Cancer. There’s a reason people dread hearing the bad “C-word” from their doctor: it’s a deadly disease. In fact, cancer is the top cause of death right behind heart attacks and strokes.
If you’ve never known anyone who died of cancer, you can consider yourself lucky. Most people have family members, friends, or colleagues who developed cancer and died. Cancer is the leading cause of death in the world. There are many different treatments depending on which type of cancer it is, so it’s important to know the worst types of cancer to know how to treat it.
This list contains the top ten worst types of cancer to have:
1. Lung Cancer (154,000 deaths each year)
Lung and bronchial cancer is the worst type of cancer to have. The use of tobacco products are the major cause, and those between the ages of 55 and 65 are hardest-hit. There are two types of lung cancer: non-small, which is the most common type, and small cell lunch cancer, which spreads more quickly than the non-small type.
In the year 2018, 154,050 Americans died from lung cancer.
2. Colon and Rectal Cancer (100,000 deaths each year)
The location of the cancer within the digestive tract dictates if it’s colon or rectal cancer. Rectal cancer involves cancer in the last few inches of the large intestine whereas colon cancer appears in the colon tissues. Screening is the most important part of detection and treatment because these types of cancer usually start out as small polyps, which are benign, that become cancerous over time. Screening can mean the difference between life and death.
Approximately 100,000 people are expected to die from colon and rectal cancer in the U.S. each year.
3. Leukemia (58,000 deaths each year)
Leukemia affects any blood-forming tissues of the body, like the lymphatic system and bone marrow. It causes an over-production of abnormal white blood cells. The type of leukemia that kills the most people is called acute myelogenous leukemia.
58,100 people were leukemia cancer victims in the U.S. in 2018.
4. Pancreatic Cancer (55,000 deaths each year)
The pancreas aids in digestion and metabolism regulation. Pancreatic cancer often grows quickly and without symptoms so detection and early treatment are important. Pancreatic cancer also happens to have the highest mortality rate among the major cancers; it’s responsible for around seven percent of all cancer deaths.
Around 55,400 people have fallen victim to pancreatic cancer in 2018.
5. Liver and Intrahepatic Bile Duct Cancer (42,000 deaths)
Liver cancer is among the most common types of cancer around the world as it is the sixth-most commonly diagnosed cancer worldwide, and although it isn’t as common in Canada as elsewhere, diagnoses in Canada are on the rise. In fact, it’s one of the fastest rising cancers in the country.
Liver cancer typically has a poor prognosis; the five-year survival rate is only 20 percent. One way to reduce the incidence of liver cancer is to find and treat people who have hepatitis infections before they become chronic, since chronic infection can lead to cancer. Other factors linked to liver cancer are diabetes, obesity, and smoking.
According to the National Cancer Institute, 42,200 people have died from this type of cancer in 2018.
6. Breast Cancer (41,000 deaths each year)
The second most common cancer in women is breast cancer, after lung cancer. Men can also get breast cancer, of course, but it occurs much more frequently in women. For women, the cancer usually starts in the milk ducts or the milk glands.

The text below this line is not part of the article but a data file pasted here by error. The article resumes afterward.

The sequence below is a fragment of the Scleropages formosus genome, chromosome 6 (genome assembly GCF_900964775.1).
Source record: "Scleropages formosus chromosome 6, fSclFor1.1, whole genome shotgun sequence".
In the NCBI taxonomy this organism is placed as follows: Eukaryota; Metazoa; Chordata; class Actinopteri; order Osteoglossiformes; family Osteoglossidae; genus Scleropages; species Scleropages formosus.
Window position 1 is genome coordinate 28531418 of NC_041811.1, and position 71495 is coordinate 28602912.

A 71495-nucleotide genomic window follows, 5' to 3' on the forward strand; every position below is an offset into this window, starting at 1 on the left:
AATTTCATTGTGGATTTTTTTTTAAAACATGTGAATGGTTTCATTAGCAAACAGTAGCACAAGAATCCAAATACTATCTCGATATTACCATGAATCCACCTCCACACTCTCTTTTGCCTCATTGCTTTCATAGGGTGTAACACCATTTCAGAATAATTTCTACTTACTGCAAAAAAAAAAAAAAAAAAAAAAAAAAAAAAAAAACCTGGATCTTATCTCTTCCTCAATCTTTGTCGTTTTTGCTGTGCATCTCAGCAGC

In 2018, 40,920 American women will have died from breast cancer during the year.
7. Prostate Cancer (29,000 deaths each year)
Prostate is the second-leading cause of death among men after lung and bronchial cancer. Prostate starts off slowly in the prostate gland where seminal fluid is produced. The kinds of cancer that stay in the gland are generally easier to treat, but if the cancer spreads outside of the gland, it tends to be more aggressive and spreads quickly.
In the United States, almost 29,4000 people were expected to die from prostate cancer in 2018.
8. Non-Hodgkin Lymphoma (20,000 deaths each year)
This type of cancer attacks the lymphocytes, a kind of white blood cell. There are a few different types, and they are sorted based on if the cancer is slow- or fast-growing and what kind of lymphocytes it affects. Non-Hodgkin lymphoma is more deadly than Hodgkin lymphoma.
There were around 20,000 Non-Hodgkin lymphoma deaths in 2018.
9. Esophageal Cancer (16,000 deaths each year)
Esophageal cancer starts to grow in the cells that line the esophagus, usually at the lower part. More men than women die from this type of cancer. Early signs of this type of cancer include: unexpected weight loss, minor difficulty swallowing, chronic heartburn, chest pain, chronic coughing, back and throat pain, regurgitating food, hoarse voice, fatigue, pain when swallowing food, hiccups, black stools, excess saliva.
Another symptom is Barrett’s esophagus, which is a condition that causes the tissue in the esophagus to be replaced with the wrong kind of tissue. GERD causes a higher risk for Barrett’s esophagus, and it is also a risk factor for cancer.
There have been 16,080 deaths from esophageal cancer in 2018.
10. Ovarian Cancer (14,000 deaths each year)
Ovarian cancer is easy to treat but hard to detect in early stages, but new research has just out of the Mayo Clinic lately revealed that there are some early symptoms that can aid in diagnosis. These symptoms include pelvic pain, abdominal discomfort, and urgency to urinate.
In 2018, 14,070 deaths were recorded for breast cancer in the United States.
All in all, there are more than 200 worst types of cancer. It’s important to diagnose cancer as soon as possible, because it is usually smaller and easier to treat before it has a chance to spread.